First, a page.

APIC ’10: Asia petchem leaders cautious on industry outlook

14 May 2010 09:58  [Source: ICIS news]

By William Lemos

MUMBAI (ICIS news)--Asia petrochemical leaders gathered in Mumbai were cautious about the industry outlook, saying on Friday that continued growth in Asia will be accompanied by supply pressure from the Middle East and environmental regulation challenges.

“Global warming will be increasingly important,” said Kenji Fujiyoshi, chairman of the Japan Petrochemical Industry Association (JPCA), while urging the industry to consider ways of improving energy effectiveness through reusable energy.

The industry should also consider technologies to improve naphtha-cracking methods, and the development of substitutes for fossil fuels, he said at the 2010 Asia Petrochemical Industry Conference (APIC) in Mumbai.

Fujiyoshi, along with other Asian industry leaders, stressed how future carbon regulations would likely change the way the petrochemicals industry operated and the type of products it would be required to offer in the years ahead.

“The carbon issue” and “carbon footprint” have been buzzwords, said a representative from Malaysia, while an official from Singapore called climate change “a major challenge” for an energy intensive industry such as petrochemicals.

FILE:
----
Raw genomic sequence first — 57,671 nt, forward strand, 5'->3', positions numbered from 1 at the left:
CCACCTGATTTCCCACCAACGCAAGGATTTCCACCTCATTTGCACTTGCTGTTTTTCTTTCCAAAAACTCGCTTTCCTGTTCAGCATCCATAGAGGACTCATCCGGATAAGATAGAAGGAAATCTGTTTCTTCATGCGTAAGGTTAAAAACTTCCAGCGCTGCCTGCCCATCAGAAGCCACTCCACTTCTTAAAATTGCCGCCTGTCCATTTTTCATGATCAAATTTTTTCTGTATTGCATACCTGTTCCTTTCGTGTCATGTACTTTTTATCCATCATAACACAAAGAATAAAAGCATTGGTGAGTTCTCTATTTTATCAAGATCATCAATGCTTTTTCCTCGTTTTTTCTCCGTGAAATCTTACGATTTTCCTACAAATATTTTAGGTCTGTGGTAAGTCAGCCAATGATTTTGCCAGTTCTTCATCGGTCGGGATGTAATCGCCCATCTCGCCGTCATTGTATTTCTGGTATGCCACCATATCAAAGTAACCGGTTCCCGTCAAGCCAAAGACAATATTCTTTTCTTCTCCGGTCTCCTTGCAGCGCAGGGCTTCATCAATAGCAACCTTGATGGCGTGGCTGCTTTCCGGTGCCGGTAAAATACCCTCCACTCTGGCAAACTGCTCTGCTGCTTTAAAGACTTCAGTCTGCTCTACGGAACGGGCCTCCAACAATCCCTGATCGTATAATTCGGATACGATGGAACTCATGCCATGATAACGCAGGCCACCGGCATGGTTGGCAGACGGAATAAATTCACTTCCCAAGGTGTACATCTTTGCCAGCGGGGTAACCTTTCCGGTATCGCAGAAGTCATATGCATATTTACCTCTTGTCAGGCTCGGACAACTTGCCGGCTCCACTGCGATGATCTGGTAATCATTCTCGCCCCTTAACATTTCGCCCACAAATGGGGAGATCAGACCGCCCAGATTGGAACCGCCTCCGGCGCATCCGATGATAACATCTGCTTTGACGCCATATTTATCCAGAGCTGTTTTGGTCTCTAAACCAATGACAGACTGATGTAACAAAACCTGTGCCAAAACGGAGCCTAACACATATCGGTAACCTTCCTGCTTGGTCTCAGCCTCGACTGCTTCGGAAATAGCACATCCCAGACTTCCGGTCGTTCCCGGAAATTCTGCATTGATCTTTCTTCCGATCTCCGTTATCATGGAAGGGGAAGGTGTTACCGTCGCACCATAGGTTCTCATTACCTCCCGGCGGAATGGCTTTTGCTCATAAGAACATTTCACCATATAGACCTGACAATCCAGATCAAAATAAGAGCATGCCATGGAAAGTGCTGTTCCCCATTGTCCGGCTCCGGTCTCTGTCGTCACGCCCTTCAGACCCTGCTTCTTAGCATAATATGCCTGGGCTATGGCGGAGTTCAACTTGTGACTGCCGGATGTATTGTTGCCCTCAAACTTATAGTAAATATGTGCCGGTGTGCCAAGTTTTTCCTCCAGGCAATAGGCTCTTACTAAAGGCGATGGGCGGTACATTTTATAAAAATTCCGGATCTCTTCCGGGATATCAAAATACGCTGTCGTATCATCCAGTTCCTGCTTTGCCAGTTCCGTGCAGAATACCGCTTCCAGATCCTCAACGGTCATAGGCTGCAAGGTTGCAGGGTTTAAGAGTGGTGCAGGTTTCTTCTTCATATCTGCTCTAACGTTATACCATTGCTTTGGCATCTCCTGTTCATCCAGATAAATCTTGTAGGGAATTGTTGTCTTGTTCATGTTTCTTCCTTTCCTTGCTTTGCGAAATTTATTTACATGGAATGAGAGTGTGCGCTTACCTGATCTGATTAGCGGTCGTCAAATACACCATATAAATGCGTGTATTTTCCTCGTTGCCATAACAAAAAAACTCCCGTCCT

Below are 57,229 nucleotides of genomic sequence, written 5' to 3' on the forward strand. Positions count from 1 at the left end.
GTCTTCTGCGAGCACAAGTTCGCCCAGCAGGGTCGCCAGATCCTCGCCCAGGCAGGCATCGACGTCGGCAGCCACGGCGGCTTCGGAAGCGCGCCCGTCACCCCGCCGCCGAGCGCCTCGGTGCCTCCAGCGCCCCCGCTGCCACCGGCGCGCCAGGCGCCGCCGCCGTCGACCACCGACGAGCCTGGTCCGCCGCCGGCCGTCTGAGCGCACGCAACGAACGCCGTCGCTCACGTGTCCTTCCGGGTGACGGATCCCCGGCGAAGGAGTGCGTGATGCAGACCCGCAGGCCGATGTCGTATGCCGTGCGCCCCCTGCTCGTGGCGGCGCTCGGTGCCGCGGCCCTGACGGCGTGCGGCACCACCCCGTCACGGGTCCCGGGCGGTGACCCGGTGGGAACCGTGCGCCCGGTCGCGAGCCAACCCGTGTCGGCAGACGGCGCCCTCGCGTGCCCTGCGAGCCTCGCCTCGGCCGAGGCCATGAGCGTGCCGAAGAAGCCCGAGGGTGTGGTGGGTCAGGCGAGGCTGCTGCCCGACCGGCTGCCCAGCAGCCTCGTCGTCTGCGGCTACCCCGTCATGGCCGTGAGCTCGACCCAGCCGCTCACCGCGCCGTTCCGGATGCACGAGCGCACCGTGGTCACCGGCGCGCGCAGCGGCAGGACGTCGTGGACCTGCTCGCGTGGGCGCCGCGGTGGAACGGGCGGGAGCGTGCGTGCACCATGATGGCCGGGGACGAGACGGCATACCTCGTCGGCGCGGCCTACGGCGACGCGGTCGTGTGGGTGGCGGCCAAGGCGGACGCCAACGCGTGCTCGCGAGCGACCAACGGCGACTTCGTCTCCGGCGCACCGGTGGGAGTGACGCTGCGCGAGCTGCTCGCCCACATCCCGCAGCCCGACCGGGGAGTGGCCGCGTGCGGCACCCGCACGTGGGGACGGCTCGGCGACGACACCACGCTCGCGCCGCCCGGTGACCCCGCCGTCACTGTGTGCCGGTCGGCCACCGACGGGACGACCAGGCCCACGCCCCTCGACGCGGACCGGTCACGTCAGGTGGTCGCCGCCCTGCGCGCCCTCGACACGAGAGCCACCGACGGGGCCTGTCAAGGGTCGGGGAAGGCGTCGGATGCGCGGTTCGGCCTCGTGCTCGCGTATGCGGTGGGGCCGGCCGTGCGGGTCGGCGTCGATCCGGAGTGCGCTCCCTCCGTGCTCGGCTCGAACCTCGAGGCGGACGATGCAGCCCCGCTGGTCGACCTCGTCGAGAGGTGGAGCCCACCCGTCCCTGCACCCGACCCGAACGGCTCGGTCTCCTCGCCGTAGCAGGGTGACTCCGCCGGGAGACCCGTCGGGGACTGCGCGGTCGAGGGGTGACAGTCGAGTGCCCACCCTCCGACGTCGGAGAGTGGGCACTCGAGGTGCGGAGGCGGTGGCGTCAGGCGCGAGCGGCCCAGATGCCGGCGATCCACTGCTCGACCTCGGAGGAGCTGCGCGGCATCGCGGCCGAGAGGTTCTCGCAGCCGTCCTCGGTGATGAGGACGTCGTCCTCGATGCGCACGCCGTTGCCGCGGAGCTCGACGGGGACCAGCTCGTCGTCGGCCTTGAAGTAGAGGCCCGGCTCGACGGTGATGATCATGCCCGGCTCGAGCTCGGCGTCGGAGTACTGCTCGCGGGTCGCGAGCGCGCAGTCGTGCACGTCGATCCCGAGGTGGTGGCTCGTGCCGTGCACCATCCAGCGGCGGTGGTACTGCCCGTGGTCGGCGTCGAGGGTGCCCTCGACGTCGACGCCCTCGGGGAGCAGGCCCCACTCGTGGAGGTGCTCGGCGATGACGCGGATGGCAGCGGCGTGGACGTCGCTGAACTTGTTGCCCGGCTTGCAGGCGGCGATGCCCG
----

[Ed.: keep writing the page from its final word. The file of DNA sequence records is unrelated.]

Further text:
Aside from environmental concerns, industry leaders pointed to the low-cost capacity emerging in the Middle East as a factor that would increase competition in the global market, and added that it would likely weigh on Asian petrochemicals.

According to industry projections, ethylene-capacity expansion in the Middle East totalled 8m tonnes/year in 2008–2009, while another 4m tonnes/year is expected to come online in 2010.

Asia will also see a massive expansion of capacity in 2010 with output rising by 7m tonnes/year.

The setback on demand growth coupled with new capacities brings continuous challenges to profitability, a Singaporean industry official said, predicting that Asian producers would have to continue tackling costs aggressively.

“The industry cannot afford to be complacent,” said KG Ramanathan, president of the Chemicals and Petrochemicals Manufacturers' Association (CPMA) of India.

The 2010 APIC conference, which ends later on Friday, was attended by more than 1,300 delegates from 40 countries.

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By: William Lemos
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